Went to bed around 11:15, feeling pretty good. Discovered that “feeling pretty good” did not include lying on the bed and trying to sleep pain-free. In fact, every movement caused a LOT of pain in various places around the abdomen. Didn’t feel like tearing or anything bad like that, just more like testing a badly bruised area to see if it still hurts. It does. I keep forgetting this if I’ve not had jabbing pains for a while.
So, I’lll continue to nap on the couch and just accept insomnia for a while.
I was given Tramadol, “1 tablet every 6 hours for pain.” For the past few days I’ve been taking it less frequently, usually waiting until I feel the pain. It hasn’t been quite 5 hours since I took one with my evening meds (so glad I log this sort of thing), so I’ll wait a little longer. For the Triple A surgery I was also given Tramadol, but it was 1 every 8 hours as needed. I used those very sparingly (it’s a mild narcotic and I don’t want to get hooked on anything like that), and only had 1 refill of that Rx since the Triple A surgery and still had ten or a dozen or so remaining; I’ve not used all of those yet, so I’m glad to have those plus the new supply that we picked up on the way home from the hospital on Thursday. While in the hospital I was given regular shots of morphine, which was nice I suppose. I don’t recall having that for the surgery in January, but maybe I did. I was fairly out of it for several days and have no idea about a lot of what happened before they took out the feeding tube and catheter and other things.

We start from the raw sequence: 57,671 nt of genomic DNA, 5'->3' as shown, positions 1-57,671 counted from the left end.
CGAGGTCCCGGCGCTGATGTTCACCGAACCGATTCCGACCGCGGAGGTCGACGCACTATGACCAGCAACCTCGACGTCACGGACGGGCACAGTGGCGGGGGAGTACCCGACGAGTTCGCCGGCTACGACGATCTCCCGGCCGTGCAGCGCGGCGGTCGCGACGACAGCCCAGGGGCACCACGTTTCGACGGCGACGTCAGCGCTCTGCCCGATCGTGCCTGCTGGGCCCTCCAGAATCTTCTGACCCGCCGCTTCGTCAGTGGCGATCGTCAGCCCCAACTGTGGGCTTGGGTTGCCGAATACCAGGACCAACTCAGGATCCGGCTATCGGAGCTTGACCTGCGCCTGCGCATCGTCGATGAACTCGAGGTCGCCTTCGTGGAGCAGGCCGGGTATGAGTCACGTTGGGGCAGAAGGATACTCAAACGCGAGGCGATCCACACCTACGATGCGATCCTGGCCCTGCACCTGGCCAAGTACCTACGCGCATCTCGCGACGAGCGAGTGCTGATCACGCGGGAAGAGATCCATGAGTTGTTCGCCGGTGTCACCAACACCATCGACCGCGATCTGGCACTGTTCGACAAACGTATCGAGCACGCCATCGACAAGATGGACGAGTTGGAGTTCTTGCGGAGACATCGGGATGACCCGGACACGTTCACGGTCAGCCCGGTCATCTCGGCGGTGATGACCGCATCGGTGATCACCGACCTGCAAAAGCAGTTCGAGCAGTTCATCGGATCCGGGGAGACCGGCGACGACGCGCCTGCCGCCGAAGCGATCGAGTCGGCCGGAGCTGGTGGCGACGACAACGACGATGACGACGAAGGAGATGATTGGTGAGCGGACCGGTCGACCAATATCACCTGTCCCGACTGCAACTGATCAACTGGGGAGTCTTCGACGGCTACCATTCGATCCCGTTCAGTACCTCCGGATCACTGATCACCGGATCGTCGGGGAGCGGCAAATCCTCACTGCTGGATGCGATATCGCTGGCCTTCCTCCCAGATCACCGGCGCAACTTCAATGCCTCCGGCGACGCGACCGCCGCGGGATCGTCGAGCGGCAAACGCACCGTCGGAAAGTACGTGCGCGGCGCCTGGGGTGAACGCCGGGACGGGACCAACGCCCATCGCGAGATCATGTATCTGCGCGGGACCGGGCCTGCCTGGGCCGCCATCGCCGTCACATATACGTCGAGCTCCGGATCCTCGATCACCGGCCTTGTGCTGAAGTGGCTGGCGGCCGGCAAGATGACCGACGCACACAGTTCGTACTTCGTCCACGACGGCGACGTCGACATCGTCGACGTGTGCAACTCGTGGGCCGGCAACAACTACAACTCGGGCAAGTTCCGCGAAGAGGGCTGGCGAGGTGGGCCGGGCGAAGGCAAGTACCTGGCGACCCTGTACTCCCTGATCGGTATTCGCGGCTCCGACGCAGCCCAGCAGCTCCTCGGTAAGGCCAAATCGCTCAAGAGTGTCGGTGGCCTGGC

The Tramadol is for the surgery pain, and is used in the short-term. The celecoxib is for the long term management of arthritis. I was told NOT to take the celecoxib or even the baby aspirin for the days before this surgery, and I could seriously tell in my hip that I’d not had it for a few days.
Anyway, the bottom line is that I can’t sleep for the pain in my abdomen when I try to move in bed, and I’m waiting another half hour until I can take another Tramadol. And then I’ll rest here on the couch and nap.
Yes, yes, I know it’s still only been 4 days and only just barely, depending on how one counts. The surgery was over just before noon on Wednesday, so I’m counting noons on Thurs, Fri, Sat, Sun as days post-op. It’s too soon to even think about being frustrated with how long recovery is taking. They said I’d start to feel better in about 2 weeks, and 4 days is not even a half of 14 days; two weeks would be Nov 25. Funny enough, the Rx I got was for 1 tablet every 6 hours for 10 days, but I guess they figured I’d sleep a lot since I only got 30 tablets. LOL. I have a telehealth visit with the surgeon scheduled for the 27th, so I’m going to try to suspend all judgment until then.